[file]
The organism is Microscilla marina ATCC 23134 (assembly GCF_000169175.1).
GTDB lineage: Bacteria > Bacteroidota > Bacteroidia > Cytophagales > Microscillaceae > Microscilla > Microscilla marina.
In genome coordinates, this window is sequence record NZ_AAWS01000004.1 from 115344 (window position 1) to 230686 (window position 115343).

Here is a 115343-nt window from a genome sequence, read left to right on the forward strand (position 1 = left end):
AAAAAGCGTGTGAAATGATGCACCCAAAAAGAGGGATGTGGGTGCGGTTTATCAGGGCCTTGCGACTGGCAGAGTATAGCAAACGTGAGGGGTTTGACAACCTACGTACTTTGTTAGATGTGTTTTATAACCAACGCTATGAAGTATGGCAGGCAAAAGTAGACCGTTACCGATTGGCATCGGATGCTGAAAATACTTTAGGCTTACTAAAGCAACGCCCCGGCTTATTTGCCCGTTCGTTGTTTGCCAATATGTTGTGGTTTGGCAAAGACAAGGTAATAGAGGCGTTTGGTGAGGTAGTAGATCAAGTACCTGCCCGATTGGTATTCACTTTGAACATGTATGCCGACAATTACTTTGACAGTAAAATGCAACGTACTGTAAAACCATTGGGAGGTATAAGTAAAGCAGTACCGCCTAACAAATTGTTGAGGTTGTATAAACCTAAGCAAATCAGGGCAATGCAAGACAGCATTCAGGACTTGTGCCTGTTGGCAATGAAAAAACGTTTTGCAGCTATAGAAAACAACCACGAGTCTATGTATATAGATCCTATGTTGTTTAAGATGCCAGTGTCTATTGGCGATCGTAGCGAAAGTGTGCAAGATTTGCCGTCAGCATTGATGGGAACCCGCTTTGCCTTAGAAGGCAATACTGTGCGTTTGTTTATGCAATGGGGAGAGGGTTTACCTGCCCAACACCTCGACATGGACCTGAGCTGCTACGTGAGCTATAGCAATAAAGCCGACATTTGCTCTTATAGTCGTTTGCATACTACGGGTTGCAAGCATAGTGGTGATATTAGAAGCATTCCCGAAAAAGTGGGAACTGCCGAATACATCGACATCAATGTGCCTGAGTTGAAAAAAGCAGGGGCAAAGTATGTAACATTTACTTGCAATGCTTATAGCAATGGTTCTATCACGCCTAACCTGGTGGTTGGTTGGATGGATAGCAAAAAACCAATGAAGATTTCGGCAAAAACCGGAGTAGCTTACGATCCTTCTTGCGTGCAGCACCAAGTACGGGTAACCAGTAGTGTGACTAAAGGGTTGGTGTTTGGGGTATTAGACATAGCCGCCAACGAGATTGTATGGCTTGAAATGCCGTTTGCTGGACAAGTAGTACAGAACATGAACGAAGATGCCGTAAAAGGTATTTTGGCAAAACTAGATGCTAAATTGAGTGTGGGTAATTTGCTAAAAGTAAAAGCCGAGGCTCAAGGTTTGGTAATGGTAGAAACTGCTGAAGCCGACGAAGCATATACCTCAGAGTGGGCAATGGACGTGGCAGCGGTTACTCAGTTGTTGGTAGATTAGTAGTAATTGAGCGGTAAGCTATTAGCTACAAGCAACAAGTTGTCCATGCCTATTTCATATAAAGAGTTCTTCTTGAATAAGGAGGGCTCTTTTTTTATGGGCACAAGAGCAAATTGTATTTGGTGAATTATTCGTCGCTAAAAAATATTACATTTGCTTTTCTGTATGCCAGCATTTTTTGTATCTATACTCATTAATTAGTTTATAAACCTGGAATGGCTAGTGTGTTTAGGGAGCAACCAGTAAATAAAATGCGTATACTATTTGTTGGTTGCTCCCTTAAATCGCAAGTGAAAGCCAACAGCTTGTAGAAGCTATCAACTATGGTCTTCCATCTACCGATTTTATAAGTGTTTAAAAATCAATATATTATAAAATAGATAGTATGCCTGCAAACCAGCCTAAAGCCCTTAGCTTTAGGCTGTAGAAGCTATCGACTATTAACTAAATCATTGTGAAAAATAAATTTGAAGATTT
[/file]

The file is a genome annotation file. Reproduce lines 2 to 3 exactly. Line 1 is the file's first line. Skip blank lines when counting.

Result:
GTDB lineage: Bacteria > Bacteroidota > Bacteroidia > Cytophagales > Microscillaceae > Microscilla > Microscilla marina.
In genome coordinates, this window is sequence record NZ_AAWS01000004.1 from 115344 (window position 1) to 230686 (window position 115343).